• Newbietwo

    Brouwer only has a limit NMC after next season which means even TRE built in the possibility of trading him then.. if in 2018/19 he needs to be traded he will get teams to take him.. we might have to eat $1 million but so be it this I don’t see it as a problem

  • Greg

    I’d wait till part way into the season. See how Bennet and tkachuk progress first so you can forecast your cap structure out further first. You aren’t going to be able to plug the 4D and top RW holes and keep everyone, not when there’s still bad value contracts like Brouwer around for several years. Giving yourself as much time as possible to get as much information as possible is a good thing.

    I have to wonder if the Gio contract would have come in a little lower had they not signed it a full year early.

    • Kevin R

      I actually thought the same thing. Pat is assuming Backlund is going to improve even more next season & then ultimately push the price higher. But at 29, thatisnt so. I expect better production & performance from players like Monahan, Gaudreau, Bennett, Tkachuk. They are all performing at very young ages. I don’t know how wise it would be for Treliving to push hard at an extension after Backlund (in my opinion) is having his finest NHL season. You are in essence buying high on Backs. Absolutely Backs earned a good raise, but if he flattens or even drops off next year slightly (possibly hampered by injury, whereas this year, knock on wood, he has had a relatively healthy season) we may be able to get that term & dollar down to 5 years at 4.8-5.0 mill per. & yes, if I were GM, I would really want to see how Bennett & Janko progress by next year.

      I think it was Elliott Friedman saying, GM’s rarely sell players high in the NHL even though they view players as assets. Backlund just might fit into that category that at 29 years of age & coming off a career season, his value/return could be huge if he can be sold as a #1 centre. Which he truly is this season. I am just throwing this out there for discussion, I would love nothing better but to see Backs here for another 5 years.

  • Newbietwo

    I say we make a trade and go get Halak and give them Johnson in return plus a lower pick and have them retain 1.5 million which makes his contract for 1 year $3million and then we move to sign Elliot after the season is done and role those two next year

  • freethe flames

    I’m not sure I’m giving anyone nearing 30 a 6 year contract, pay him a little more each year but keep the term managable 4 years and keep the NTC to a minimum.

    $6m x 4 years 1&2 LNTC, year 3 even less no trade and final year none. Tired of players holding up their teams from moving forward.

  • Jumping Jack Flash

    If anyone is questioning how much Backland is worth… You just need to ask yourself which player we could il-afford to lose to injury at this stage (Knock on wood).

    The one thing that people rarely mention is how gritty he has become. He will always stand up for his teammates, as illustrated when Tkachuk received a cheap shot to the head.

  • freethe flames

    There is an interesting series of articles on ON on possible trade prospects in the AHL. Is there a diamond in the rough just waiting for the right opportunity?

  • C Watson

    As I write this post I know a lot of the readers are going to ‘trash’ me. But, it is reality, and here goes anyway.

    As it stands for the 2018/19 season Flames have $41,225,400 committed to 7 players; Johnny, Mony, Frolick, Brouwer, Gio, Dougie and TJ. Assuming a cap of $73,000,000 this leaves $31,774,600 or an average of $1,985,912.50 for each of 16 other players including Backlund, Bennett and Tkachuk. Let’s say for arguments sake that Backlund is signed for $5M, Bennett for $2.5M (cheap, not likely) and Tkachuk for $2.5 (cheap, not likely). That is another $10M for 3 players leaving $21,774,600 for 13 more players, an average of $1,674,969 each. We still need a #4 Dman (assume $3M cheap, not likely) and 2 goalies (assume $6M) leaving $12,774,600 for the remaining 10 players.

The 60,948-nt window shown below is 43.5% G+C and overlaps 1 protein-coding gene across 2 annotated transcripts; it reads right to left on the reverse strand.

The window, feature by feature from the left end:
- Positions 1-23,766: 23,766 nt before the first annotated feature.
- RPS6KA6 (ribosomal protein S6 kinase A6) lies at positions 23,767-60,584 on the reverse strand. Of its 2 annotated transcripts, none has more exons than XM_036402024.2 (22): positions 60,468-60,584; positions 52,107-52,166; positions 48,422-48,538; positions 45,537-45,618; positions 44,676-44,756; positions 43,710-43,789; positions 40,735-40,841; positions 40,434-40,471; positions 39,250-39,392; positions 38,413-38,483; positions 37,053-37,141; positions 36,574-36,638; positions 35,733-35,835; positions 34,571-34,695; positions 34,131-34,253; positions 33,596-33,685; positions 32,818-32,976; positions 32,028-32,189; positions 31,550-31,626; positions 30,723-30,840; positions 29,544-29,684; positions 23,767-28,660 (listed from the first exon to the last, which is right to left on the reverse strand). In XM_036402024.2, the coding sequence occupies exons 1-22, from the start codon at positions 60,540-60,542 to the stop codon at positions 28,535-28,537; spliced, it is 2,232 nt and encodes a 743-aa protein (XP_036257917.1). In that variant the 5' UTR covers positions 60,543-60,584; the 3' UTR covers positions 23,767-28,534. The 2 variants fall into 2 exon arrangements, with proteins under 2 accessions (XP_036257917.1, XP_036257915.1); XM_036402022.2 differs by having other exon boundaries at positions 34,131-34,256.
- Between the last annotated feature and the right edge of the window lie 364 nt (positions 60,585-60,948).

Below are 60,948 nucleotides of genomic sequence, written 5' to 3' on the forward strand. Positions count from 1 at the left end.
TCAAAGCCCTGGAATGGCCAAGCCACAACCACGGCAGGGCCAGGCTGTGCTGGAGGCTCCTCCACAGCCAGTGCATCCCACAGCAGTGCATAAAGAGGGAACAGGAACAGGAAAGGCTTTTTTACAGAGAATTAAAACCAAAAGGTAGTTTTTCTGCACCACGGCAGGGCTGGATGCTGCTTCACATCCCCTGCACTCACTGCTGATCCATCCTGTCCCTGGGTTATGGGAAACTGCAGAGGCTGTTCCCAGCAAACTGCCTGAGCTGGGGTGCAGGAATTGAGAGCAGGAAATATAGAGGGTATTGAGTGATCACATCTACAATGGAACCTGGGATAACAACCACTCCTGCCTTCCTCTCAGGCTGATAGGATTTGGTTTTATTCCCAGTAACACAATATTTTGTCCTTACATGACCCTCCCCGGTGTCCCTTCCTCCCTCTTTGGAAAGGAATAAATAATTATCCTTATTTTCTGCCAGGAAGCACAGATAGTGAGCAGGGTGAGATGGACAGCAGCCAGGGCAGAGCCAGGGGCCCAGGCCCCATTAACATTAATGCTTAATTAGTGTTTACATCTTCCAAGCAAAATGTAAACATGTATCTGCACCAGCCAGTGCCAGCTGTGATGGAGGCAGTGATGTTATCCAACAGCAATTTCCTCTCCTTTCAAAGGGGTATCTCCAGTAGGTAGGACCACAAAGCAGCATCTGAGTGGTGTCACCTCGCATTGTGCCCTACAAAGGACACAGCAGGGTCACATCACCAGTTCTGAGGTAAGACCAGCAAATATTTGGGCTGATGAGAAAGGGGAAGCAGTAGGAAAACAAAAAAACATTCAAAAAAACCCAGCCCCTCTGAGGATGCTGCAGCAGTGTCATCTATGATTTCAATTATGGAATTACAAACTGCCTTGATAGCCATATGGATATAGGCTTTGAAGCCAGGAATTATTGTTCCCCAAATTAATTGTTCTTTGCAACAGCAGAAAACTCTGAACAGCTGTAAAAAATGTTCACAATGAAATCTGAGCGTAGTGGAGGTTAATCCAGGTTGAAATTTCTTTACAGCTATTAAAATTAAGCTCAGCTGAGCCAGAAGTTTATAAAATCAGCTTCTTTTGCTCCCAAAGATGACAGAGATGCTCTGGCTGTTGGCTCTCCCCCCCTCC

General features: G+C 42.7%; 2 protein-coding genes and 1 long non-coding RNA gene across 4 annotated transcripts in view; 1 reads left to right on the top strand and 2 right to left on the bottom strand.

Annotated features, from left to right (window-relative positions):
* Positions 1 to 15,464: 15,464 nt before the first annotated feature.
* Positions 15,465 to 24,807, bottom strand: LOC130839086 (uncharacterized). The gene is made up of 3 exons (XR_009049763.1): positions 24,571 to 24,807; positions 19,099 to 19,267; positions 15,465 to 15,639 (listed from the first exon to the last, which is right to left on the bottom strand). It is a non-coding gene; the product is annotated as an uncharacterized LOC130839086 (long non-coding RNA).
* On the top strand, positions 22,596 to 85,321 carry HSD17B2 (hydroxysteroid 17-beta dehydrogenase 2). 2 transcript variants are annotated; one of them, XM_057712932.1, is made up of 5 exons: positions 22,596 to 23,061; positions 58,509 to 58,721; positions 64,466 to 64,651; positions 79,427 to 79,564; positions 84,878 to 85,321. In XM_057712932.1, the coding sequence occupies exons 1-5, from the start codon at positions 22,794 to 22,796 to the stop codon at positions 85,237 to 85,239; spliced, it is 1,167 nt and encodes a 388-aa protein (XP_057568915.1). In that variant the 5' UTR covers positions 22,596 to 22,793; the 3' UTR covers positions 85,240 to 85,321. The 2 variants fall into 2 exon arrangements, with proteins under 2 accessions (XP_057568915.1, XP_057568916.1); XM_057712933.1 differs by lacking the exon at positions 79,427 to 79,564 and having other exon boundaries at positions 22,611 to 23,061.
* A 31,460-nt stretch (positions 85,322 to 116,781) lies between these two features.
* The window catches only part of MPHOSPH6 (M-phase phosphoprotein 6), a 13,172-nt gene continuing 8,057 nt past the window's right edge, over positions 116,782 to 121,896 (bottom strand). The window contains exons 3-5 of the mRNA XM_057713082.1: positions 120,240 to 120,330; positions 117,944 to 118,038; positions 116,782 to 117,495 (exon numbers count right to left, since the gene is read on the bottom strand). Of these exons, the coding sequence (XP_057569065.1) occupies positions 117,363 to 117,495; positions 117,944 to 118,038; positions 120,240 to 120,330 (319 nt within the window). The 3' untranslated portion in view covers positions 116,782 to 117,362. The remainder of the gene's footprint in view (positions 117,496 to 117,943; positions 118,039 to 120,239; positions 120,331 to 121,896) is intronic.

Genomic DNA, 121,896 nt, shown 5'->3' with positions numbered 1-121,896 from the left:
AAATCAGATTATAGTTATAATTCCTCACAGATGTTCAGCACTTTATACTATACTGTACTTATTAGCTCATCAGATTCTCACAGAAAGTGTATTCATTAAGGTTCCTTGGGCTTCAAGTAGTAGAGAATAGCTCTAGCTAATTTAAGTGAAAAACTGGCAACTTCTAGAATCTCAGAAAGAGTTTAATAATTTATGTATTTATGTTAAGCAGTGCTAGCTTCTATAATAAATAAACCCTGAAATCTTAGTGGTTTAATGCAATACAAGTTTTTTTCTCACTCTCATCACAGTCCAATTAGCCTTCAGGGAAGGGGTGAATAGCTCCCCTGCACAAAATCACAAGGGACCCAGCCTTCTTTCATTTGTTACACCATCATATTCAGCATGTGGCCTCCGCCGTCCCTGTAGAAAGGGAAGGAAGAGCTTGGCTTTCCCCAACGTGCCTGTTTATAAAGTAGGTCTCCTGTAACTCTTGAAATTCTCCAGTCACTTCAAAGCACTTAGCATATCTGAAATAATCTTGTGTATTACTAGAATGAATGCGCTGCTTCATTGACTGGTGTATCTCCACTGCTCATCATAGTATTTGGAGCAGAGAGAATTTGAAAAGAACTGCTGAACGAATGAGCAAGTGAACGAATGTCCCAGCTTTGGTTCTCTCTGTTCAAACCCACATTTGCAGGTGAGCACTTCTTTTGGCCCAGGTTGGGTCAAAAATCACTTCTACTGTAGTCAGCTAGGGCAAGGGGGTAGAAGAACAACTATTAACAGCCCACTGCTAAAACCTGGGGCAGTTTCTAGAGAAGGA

By prematurely reuping Backlund, Treliving could be severely restricting himself and leaving no wiggle room to improve the team.

    • Greg

      Not sure why you’d expect trashes for that. I think everyone is aware of the long term need to resign Bennet, tkachuk, and upgrade the 4D spot, and solidify the goaltending long term, and retain backlund. It will be tight for sure.

      That said, it’s tight for every team. The flames will have the same opportunities and challenges to navigate as everyone else.

    • Baalzamon

      By prematurely reuping Backlund, Treliving could be severely restricting himself and leaving no wiggle room to improve the team.

      And trading Backlund would make them worse. You don’t get into cap trouble by paying a player like Backlund what he’s worth, you get into trouble by paying Troy Brouwer more than Michael Frolik.

      • C Watson

        I agree with you, but the Frolik and Brouwer contracts, good or bad, are already in place.
        Nowhere did I suggest trading Backlund. I only suggest it is too early and too unclear as to what the future cap situation will be to resign him at this time.

  • BlueMoonNigel

    If McDavid gets the richest contract ever awarded and Matthews and Laine improve in years 2 and 3 on their outstanding rookie seasons, and ditto for the mouth guard masticator, that will mean that MT will be the highest paid player in Flames history and if aforementioned Big 3 have contracts that pay north of $10M a season, Matty has be around $8M/yr. If Bennett figures it out in another years or so, he’s making Johnny bucks or more.

    Might be time to trade Backlund at the end of the year as his stock won’t likely go any higher, and he may trend upward for another couple of seasons, but on a 5-year deal, two up arrows are cancelled by 3 down arrows. There are also questions about Backlund’s durability as this is the first season in a while that he has not spent much time in the sick bay. Finally, it is always better to get rid of a guy a couple of years early than a couple of years late. If Tre had followed this policy 2 seasons ago and when Wideman had his Cinderella year and had been a more aggressive seller, Wideman would have been long gone from these parts. Tre also kept Hudler a year too long, but that was forgivable as he no doubt was concerned about the progression of Monahan and Johnny.

    Move Backs this offseason for a 4th defender or a gritty RWer. I am more than certain that MT will continue to grow very nicely without Back’s mentoring.